Presented by Raygun
I’d assume, like me, you grew up in a very different world than we live in today when it comes to technology. Today software touches our lives constantly from the moment we wake up, go to work, and then hit the hay and the end of the day.
But as software eats the world, it also eats into the time of software development teams. They need to fix any problems in their codebase that inevitably crop up, regardless of how much testing they put in before releasing into production.
That comes with a cost. The Systems Sciences Institute at IBM has reported that “the cost to fix an error found after product release was four to five times as much as one uncovered during design, and up to 100 times more than one identified in the maintenance phase.”
in the earlier days of windows and home computing, when things went wrong and didn’t work as expected, we’d be prompted with the question:
“Do you want to send this error report to the developer?”
This clunky and somewhat backwards way of gaining feedback from users is still present in some software applications today.
Why do companies make their users do all the work?
Users are well aware they are sending such reports down a black hole, never knowing if anyone received it, looked at the information and applied a fix. Only 1 percent of users will actively report the issues they encounter, so developers who put the onus on the users to report bugs are likely unaware of the large majority of issues their users are facing.
You can’t fix what you can’t see.
Teams want to deploy code more quickly
Teams with traditional set-up who rely on users to report issues before any action is taken can spend hundreds of hours a week in lost development time — much of it just looking for root causes of bugs and performance issues.
This cost is not only financial though. The opportunity cost of not shipping code quickly and efficiently means features take longer to ship, customers don’t see any rapid innovations, and managers get impatient.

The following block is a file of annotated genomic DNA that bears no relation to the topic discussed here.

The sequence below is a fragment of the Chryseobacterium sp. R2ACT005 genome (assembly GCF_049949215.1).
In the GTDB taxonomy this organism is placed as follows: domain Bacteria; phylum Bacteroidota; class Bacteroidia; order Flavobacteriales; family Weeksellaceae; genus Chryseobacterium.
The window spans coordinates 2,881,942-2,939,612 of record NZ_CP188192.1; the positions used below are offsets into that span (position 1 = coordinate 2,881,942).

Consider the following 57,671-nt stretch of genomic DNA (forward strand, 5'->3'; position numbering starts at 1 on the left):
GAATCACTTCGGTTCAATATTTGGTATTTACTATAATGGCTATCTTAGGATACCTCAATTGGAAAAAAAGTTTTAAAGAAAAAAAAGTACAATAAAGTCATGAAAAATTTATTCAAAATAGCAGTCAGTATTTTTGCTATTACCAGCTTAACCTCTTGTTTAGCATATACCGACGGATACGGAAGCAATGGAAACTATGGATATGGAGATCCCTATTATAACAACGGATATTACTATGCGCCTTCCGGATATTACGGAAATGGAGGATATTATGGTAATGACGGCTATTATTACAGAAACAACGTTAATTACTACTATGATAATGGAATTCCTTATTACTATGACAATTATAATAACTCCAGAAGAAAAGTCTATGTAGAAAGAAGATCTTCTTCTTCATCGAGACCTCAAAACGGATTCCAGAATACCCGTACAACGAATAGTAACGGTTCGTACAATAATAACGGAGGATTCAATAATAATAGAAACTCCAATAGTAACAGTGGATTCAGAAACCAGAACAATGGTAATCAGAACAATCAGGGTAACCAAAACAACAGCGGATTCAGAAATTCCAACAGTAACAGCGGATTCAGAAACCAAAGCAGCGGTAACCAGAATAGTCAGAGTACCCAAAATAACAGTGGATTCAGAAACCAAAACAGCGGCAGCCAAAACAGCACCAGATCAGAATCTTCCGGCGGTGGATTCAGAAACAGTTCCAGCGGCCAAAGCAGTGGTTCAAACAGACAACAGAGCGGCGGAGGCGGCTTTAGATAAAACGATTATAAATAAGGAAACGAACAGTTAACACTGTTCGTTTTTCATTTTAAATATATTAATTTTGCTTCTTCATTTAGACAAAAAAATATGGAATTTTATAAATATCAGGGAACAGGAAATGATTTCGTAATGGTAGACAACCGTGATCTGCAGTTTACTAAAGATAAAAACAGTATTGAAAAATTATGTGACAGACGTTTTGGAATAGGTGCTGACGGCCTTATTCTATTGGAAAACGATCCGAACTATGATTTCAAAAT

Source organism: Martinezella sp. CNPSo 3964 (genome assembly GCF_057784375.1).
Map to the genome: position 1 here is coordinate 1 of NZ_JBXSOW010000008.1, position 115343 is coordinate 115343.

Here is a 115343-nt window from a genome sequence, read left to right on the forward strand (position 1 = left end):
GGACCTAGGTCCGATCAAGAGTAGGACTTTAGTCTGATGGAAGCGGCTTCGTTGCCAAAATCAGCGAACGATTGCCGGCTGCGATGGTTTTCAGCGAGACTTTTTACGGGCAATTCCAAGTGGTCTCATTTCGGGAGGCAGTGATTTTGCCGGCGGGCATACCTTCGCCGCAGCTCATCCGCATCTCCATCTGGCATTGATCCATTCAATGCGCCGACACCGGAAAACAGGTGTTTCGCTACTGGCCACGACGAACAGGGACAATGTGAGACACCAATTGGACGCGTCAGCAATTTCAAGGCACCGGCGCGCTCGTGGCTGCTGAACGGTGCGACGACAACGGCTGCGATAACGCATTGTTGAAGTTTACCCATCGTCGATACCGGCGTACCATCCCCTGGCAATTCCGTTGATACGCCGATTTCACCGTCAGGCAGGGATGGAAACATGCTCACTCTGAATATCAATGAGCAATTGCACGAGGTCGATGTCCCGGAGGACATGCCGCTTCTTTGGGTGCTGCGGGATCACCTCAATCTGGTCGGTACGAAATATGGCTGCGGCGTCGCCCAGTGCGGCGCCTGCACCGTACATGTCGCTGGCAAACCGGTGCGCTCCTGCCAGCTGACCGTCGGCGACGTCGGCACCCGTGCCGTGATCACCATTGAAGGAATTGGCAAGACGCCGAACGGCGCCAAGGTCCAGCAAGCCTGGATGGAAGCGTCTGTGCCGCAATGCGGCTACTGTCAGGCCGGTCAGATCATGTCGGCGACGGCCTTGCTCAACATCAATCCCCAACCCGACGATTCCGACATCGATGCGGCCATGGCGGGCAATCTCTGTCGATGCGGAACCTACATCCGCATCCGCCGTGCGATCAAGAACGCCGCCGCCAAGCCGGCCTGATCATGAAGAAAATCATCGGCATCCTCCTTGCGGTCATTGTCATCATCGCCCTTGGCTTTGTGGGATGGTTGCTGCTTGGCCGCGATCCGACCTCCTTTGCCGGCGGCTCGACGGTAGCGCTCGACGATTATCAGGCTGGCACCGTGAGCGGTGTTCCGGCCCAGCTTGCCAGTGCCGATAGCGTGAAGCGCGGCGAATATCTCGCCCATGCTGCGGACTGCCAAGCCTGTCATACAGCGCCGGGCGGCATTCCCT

According to a recent survey, more teams are deploying faster, with 14 percent reporting they deploy hourly, up from only 10 percent last year. At the other end of the spectrum, few teams are deploying weekly (21 percent, down from 23 percent last year) or even less frequently (31 percent, down from 33 percent last year).
However, this isn’t the end of the story. On the flip side, we also see an increase in the desires of development teams to deploy even more quickly.
When asked a similar question about their ideal deployment times, 28 percent reported that they would like to deploy hourly, a sizable increase over the 18 percent that reported the same in the past year.
Boosting the ROI of software development teams
The days of the developer saying “I can’t replicate it” are quickly coming to an end now that they have dedicated software intelligence tools available.
Dedicated error and crash reporting software can pull in full stacktraces, environment information, and even automatically identify which specific users experienced the problem, making error replication and debugging far quicker than traditional methods of digging through log files.
Companies slow to adopt such innovations stand to lose considerably when users run into issues that development teams aren’t aware of. And shipping of new features and updates is hampered by time-intensive exploration into what happened and why.
Source: Raygun ROI Calculator
A developer could spend half their time fixing problems with code that’s already written. This is the maintenance aspect of any software development lifecycle and fixing problems in colleagues code can only lead to increased detection and resolution time.
So what’s next?
The way we build, maintain, and deploy software is much different in today’s environment from the one of ten years ago. So what will the next stage of software development look like?
Continuous deployment and integration is being adopted by more and more teams and is necessary for developers to deploy features, alterations, and bug fixes at a fast pace. Tools now exist to give developers real-time feedback on how their code is being received by end users in production. With insights into why users are having poor user experiences delivered to the team directly there is little need for users to be the ones finding and reporting problems themselves.
Software development teams who don’t adopt modern-day release cycles and real-time diagnostics on production code stand to lose significantly when their faster-paced competitors overtake them.
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